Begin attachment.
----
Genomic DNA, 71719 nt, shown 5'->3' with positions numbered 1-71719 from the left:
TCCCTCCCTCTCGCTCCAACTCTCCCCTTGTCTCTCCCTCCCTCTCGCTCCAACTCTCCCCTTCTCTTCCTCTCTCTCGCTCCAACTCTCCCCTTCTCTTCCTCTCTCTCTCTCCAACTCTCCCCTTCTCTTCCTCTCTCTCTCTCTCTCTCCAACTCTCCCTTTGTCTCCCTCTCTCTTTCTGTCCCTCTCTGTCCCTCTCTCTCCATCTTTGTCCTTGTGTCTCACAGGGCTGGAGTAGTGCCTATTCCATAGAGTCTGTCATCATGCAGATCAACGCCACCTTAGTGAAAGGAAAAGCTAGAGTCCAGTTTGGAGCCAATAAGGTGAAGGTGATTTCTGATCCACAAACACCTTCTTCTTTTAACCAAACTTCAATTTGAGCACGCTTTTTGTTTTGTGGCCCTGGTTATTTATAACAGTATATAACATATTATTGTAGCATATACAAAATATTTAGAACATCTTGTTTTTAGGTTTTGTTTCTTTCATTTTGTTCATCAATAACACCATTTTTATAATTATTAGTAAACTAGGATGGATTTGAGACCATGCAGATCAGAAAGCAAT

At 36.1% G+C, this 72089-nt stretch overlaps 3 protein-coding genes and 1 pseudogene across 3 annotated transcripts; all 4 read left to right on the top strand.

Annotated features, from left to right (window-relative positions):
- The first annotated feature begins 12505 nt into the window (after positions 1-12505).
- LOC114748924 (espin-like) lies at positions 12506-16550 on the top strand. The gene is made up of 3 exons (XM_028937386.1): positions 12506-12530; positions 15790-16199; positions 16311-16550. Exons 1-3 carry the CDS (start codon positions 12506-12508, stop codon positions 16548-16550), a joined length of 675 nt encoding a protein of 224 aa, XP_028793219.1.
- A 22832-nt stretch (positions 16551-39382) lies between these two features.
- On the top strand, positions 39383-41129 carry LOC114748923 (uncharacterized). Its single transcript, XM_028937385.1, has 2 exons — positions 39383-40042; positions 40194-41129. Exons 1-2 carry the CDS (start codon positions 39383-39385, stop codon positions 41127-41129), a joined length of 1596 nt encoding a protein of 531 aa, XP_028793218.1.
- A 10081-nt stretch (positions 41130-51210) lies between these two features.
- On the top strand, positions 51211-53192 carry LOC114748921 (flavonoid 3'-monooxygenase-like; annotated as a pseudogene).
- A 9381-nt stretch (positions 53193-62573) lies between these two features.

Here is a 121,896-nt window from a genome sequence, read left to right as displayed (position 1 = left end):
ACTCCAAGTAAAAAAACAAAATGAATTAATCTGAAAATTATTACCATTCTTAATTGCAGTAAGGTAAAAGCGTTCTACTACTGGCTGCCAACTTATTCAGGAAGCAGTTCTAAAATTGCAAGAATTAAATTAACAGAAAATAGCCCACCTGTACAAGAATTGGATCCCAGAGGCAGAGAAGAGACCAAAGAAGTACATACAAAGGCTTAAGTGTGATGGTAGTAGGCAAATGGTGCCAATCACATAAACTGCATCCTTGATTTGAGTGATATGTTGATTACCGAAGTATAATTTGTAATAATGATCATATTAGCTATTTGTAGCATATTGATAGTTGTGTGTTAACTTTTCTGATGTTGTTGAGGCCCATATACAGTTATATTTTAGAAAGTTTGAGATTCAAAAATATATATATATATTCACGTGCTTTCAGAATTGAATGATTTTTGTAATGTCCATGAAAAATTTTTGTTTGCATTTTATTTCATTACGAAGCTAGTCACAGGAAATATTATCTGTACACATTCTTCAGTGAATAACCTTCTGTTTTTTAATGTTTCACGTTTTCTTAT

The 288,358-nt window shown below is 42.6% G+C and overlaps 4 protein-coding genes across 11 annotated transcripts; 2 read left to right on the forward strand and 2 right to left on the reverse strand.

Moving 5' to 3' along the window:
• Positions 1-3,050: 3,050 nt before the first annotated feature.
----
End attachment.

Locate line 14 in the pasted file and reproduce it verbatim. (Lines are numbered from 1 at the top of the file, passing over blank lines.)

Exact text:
The 288,358-nt window shown below is 42.6% G+C and overlaps 4 protein-coding genes across 11 annotated transcripts; 2 read left to right on the forward strand and 2 right to left on the reverse strand.